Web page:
Coming Soon:

The following books by Robert Paul Wolff are available on Amazon.com as e-books: KANT'S THEORY OF MENTAL ACTIVITY, THE AUTONOMY OF REASON, UNDERSTANDING MARX, UNDERSTANDING RAWLS, THE POVERTY OF LIBERALISM, A LIFE IN THE ACADEMY, MONEYBAGS MUST BE SO LUCKY, AN INTRODUCTION TO THE USE OF FORMAL METHODS IN POLITICAL PHILOSOPHY.
Now Available: Volumes I, II, III, and IV of the Collected Published and Unpublished Papers.

NOW AVAILABLE ON YOUTUBE: LECTURES ON KANT'S CRITIQUE OF PURE REASON
LECTURE ONE: https://www.youtube.com/watch?v=d__In2PQS60
LECTURE TWO: https://www.youtube.com/watch?v=Al7O2puvdDA

ALSO AVAILABLE ON YOUTUBE: LECTURES ONE THROUGH TEN ON IDEOLOGICAL CRITIQUE



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Tuesday, November 19, 2013

FURTHER REFLECTIONS OF AN AMATEUR VIOLIST

Now that I am again playing the viola after a hiatus of almost six years, old feelings are flooding back.  Despite my academic accomplishments, which are after all not nothing, I stand in awe of even journeyman professional musicians, and for the members of the great string quartets -- the Juilliard, the Guarneri, the Emerson, the Boromeo -- I have something approaching reverence.

For mediocre amateurs like myself, the most important thing, as I have observed on this blog before, is not making a beautiful sound or even playing in tune, nice as those accomplishments are, but simply counting.  This is especially important for a violist, who is quite often consigned to playing what is best described as filler.   I am now working on two Mozart viola quintets as the second violist with an amateur quartet that has consented to have me play with them several times.  Now, even in a Mozart viola quintet -- and Mozart loved the viola -- the second viola part is mostly pretty boring.  There are a number of eight measure rests and lots of measures filled with repeated eighth notes -- sewing machine music, as it is sometimes called.  But being Mozart, Mozart tosses in some really tricky bits, which I pray I will not screw up when it comes time to join the quartet.  In the Adagio of K516, for example, there are some passages in which the second viola is playing syncopated sixteenth notes and even syncopated thirty-second notes.  I find it almost impossible to practice those passages in the absence of the rest of the musicians.  I mean, who can hear syncopated sixteenth notes in his head?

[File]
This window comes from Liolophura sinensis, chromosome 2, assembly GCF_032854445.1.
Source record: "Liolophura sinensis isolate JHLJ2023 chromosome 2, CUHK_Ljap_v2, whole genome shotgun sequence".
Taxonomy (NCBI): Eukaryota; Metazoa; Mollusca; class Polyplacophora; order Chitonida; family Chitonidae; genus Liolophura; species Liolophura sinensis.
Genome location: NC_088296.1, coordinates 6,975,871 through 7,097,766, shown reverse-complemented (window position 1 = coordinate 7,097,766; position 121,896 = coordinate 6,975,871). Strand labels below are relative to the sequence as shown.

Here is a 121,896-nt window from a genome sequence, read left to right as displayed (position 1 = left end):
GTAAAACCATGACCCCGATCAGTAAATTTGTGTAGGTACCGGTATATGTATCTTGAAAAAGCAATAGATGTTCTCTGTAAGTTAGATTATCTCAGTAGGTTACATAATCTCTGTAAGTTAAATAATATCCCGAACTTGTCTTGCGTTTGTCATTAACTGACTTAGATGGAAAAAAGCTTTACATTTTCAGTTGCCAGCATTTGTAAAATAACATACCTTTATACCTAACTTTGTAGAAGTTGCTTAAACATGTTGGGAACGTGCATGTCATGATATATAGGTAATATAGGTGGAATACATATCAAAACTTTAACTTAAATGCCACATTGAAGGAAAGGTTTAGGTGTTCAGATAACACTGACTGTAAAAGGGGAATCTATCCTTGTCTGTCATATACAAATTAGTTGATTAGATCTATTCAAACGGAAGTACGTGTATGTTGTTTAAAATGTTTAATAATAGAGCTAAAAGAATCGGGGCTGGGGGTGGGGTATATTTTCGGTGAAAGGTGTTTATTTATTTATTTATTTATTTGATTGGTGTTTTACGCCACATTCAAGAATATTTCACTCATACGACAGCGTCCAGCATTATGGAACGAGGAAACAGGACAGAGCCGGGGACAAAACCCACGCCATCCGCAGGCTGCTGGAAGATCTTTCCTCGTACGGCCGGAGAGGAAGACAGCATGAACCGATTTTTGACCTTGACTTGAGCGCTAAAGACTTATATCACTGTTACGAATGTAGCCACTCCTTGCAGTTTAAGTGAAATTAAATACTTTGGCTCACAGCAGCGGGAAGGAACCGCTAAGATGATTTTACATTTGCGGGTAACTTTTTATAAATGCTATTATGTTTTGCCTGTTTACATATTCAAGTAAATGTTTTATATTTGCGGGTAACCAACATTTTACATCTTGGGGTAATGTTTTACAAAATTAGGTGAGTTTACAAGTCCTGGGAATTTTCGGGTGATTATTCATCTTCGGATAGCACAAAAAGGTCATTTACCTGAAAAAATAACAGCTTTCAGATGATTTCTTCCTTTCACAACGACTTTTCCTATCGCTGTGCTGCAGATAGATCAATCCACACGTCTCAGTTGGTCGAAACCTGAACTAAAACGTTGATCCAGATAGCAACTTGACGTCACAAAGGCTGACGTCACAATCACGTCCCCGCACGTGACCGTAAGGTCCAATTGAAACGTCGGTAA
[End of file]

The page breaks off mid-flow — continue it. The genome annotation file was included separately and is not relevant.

There is a great old story about Albert Einstein -- perhaps apocryphal -- who was apparently a mediocre amateur violinist.  According to the story, he was playing quartets one evening at the Princeton Institute for Advanced Study and managed to get totally lost.  One of his fellow musicians said, in exasperation, "Albert, Albert, count!  One, two, three four!  Count, Albert!"  This to the greatest mathematical physicist who has ever lived.

Tomorrow evening, I play K516.  Keep your fingers crossed.

4 comments:

Marinus Ferreira said...

"I mean, who can hear syncopated sixteenth notes in his head?"

You've obviously never been a percussionist, for whom this is a skill so indispensable it's hard to imagine one without it.

While it's kind of you to use my full name in your blog posts, it's unnecessary. I'm the same Marinus as who earlier commented on issues like the prisoner's dilemma, Ricardo's economics, and some other things as well.

Robert Paul Wolff said...

You are absolutely right that I have never been a percussionist and would be very bad at it.

I am afraid I am showing my age by using your full name, as we have never been formally introduced. My old professor, C. I. Lewis, used to formally introduce each person in a seminar to each other person on the theory that until that had been done, they could not have a conversation! Nowadays, young people seem to go by first names only, as though they were "John o' the woods" or whatever. Sigh, I may be getting too old for this.

Seth said...

The Einstein story sounds a bit like an urban legend: too good to be true. But fun regardless, and it *could* have happened!

I have a personal story of a somewhat opposite nature. As a mathematician, I spent a year in the amazing environment of Cambridge, MA mathematics and lucked into playing chamber music semi-regularly with a few very distinguished senior mathematicians. It occurred to me that here I was working with some of the best mathematicians in the world on terms of perfect equality ... as a musician!

Many years later, I still play the piano a lot, but don't pretend to do mathematics anymore. ;)

T Gent said...

"C. I. Lewis used to formally introduce each person in a seminar to each other person on the theory that until that had been done, they could not have a conversation!"

LOVE this! Good luck with the quintet. I'm sure you'll do just fine.